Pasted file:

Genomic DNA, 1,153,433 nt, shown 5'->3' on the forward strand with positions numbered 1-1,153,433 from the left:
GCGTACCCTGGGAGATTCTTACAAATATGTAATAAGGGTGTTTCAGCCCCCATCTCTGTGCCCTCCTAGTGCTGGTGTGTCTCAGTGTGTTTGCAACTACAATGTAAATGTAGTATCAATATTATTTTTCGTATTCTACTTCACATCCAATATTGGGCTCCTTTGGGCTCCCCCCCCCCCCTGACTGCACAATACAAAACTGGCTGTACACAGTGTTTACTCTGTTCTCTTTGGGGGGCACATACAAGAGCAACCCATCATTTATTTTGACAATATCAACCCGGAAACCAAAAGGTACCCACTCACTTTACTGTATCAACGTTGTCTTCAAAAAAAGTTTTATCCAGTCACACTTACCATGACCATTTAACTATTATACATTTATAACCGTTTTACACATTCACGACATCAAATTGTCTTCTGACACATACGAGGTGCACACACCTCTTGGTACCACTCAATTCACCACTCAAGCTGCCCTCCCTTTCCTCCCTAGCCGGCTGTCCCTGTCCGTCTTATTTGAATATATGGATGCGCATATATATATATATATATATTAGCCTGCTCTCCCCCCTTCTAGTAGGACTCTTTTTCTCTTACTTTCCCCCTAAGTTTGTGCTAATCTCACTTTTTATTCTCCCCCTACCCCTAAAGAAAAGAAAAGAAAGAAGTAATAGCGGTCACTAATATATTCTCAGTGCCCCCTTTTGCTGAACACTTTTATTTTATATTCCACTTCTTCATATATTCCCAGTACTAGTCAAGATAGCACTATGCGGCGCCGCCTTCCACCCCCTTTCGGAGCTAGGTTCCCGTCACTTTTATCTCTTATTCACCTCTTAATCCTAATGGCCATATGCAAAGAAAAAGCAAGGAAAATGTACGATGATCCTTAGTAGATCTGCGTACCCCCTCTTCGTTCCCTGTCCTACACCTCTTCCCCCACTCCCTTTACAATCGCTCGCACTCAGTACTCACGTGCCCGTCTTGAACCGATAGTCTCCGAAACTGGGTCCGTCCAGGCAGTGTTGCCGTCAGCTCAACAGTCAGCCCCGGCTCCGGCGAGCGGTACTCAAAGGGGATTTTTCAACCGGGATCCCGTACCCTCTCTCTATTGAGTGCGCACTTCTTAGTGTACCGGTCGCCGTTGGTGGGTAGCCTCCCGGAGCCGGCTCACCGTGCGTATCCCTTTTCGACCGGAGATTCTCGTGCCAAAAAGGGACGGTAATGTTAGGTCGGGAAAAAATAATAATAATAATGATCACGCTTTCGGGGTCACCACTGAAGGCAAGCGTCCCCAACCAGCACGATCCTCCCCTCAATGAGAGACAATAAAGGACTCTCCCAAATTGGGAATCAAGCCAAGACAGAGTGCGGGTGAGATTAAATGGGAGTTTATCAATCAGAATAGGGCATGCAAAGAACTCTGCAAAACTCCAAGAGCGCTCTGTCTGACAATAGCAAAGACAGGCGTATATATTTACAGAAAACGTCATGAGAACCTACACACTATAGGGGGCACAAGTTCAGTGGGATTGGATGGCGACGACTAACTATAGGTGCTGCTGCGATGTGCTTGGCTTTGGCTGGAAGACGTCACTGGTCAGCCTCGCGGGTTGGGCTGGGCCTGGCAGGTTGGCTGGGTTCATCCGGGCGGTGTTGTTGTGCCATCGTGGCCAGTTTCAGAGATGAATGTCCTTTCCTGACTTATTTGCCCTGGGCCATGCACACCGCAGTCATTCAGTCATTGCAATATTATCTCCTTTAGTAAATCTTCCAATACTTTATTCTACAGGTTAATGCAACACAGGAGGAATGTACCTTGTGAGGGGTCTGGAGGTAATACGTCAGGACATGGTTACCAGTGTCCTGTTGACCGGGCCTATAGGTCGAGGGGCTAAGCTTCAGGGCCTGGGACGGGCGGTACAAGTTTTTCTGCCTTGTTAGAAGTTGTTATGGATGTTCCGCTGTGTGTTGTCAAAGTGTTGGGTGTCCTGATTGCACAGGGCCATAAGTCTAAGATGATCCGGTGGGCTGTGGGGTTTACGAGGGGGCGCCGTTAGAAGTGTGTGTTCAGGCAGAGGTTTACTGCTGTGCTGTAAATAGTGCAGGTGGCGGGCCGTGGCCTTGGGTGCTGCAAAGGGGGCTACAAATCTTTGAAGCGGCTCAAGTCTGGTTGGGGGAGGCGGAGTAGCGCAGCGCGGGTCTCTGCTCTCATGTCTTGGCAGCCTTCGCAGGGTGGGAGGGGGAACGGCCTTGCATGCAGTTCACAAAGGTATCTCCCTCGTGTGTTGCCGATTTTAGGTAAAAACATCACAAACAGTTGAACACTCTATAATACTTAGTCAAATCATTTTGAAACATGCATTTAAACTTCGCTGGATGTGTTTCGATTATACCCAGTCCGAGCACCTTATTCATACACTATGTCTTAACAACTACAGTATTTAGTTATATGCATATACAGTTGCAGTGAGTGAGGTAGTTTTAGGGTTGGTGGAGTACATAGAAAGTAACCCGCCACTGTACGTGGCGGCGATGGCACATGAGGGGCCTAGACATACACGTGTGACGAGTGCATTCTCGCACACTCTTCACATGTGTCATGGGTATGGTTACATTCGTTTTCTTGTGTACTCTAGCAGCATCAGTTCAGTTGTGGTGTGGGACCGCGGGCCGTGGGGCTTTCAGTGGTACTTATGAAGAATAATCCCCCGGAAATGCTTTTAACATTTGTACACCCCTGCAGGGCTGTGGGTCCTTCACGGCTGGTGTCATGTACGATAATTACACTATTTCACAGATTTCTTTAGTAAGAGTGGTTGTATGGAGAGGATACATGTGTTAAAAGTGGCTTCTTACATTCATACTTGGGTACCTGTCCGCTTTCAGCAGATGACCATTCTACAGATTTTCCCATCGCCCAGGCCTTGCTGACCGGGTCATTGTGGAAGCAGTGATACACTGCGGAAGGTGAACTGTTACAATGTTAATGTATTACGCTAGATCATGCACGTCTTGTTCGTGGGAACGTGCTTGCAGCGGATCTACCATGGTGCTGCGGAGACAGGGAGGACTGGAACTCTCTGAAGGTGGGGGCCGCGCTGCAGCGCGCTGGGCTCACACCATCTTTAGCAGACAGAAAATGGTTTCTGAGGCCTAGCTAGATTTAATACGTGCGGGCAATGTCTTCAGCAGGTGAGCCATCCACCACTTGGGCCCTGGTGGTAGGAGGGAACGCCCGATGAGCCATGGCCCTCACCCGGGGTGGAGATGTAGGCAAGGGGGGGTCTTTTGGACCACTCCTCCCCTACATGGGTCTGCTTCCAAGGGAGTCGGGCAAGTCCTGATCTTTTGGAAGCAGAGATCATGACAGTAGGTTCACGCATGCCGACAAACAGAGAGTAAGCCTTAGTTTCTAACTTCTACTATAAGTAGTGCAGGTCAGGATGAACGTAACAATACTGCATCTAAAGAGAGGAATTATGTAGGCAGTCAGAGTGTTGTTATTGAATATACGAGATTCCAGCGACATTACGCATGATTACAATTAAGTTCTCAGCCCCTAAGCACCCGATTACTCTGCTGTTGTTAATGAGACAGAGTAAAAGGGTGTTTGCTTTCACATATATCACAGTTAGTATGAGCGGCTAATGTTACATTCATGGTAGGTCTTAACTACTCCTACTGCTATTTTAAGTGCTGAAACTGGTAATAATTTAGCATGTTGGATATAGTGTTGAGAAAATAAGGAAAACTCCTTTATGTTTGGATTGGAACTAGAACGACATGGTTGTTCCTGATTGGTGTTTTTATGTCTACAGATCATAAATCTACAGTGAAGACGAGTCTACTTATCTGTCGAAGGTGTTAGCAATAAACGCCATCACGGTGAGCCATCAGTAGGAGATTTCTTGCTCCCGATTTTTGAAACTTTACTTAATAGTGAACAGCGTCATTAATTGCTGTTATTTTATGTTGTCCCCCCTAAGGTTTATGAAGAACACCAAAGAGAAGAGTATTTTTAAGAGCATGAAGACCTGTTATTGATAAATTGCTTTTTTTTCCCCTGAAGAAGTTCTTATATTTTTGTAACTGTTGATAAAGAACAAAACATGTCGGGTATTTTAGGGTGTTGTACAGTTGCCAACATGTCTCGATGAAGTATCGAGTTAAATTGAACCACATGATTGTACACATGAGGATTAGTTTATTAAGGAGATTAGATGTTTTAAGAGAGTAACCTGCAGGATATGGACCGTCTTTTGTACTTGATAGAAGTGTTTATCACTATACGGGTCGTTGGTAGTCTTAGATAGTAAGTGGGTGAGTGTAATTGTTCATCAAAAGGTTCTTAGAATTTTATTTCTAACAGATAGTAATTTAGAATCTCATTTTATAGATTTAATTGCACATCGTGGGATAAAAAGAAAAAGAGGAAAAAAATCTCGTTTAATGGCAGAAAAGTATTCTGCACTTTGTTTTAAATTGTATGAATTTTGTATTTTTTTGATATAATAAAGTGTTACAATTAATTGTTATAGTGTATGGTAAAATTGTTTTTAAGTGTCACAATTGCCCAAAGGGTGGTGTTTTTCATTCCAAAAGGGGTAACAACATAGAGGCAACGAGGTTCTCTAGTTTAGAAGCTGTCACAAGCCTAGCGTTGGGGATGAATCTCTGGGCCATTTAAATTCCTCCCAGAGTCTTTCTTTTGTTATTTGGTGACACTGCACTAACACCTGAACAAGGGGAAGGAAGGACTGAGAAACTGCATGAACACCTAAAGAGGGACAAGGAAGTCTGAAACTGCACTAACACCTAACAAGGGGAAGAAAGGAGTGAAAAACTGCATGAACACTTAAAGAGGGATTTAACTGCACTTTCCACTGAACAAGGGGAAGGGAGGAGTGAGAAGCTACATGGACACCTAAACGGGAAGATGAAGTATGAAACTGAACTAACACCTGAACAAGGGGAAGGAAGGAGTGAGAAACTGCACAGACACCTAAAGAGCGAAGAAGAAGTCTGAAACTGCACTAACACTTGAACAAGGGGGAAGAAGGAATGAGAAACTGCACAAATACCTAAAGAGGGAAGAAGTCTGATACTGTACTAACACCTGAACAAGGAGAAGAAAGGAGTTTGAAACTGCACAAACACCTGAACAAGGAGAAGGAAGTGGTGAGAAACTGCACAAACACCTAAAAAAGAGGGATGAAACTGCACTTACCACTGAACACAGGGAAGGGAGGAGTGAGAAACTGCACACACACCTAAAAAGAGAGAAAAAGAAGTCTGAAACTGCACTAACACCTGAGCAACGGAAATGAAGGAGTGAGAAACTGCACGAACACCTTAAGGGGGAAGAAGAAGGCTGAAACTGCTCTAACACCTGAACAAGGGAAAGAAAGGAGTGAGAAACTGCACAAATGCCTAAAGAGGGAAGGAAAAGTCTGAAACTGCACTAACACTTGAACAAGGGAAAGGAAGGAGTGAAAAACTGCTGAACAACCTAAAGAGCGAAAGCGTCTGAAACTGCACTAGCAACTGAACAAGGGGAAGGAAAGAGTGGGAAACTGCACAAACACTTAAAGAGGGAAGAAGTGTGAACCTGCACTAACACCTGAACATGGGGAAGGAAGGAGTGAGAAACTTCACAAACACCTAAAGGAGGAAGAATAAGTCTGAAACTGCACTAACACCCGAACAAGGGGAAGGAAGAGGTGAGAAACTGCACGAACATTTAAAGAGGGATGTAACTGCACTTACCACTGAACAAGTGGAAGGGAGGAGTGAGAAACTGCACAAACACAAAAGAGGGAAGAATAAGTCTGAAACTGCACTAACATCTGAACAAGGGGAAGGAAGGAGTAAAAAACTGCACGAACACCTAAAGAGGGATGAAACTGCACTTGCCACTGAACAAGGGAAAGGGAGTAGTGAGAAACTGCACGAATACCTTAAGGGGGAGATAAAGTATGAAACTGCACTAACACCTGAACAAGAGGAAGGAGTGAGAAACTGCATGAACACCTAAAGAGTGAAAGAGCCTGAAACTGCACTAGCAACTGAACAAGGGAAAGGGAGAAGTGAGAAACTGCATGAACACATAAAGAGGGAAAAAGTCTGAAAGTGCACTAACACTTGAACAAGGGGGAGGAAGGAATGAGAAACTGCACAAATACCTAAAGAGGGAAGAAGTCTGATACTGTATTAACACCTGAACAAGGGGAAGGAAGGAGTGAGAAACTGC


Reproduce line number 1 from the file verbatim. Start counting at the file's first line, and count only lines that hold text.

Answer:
Genomic DNA, 1,153,433 nt, shown 5'->3' on the forward strand with positions numbered 1-1,153,433 from the left: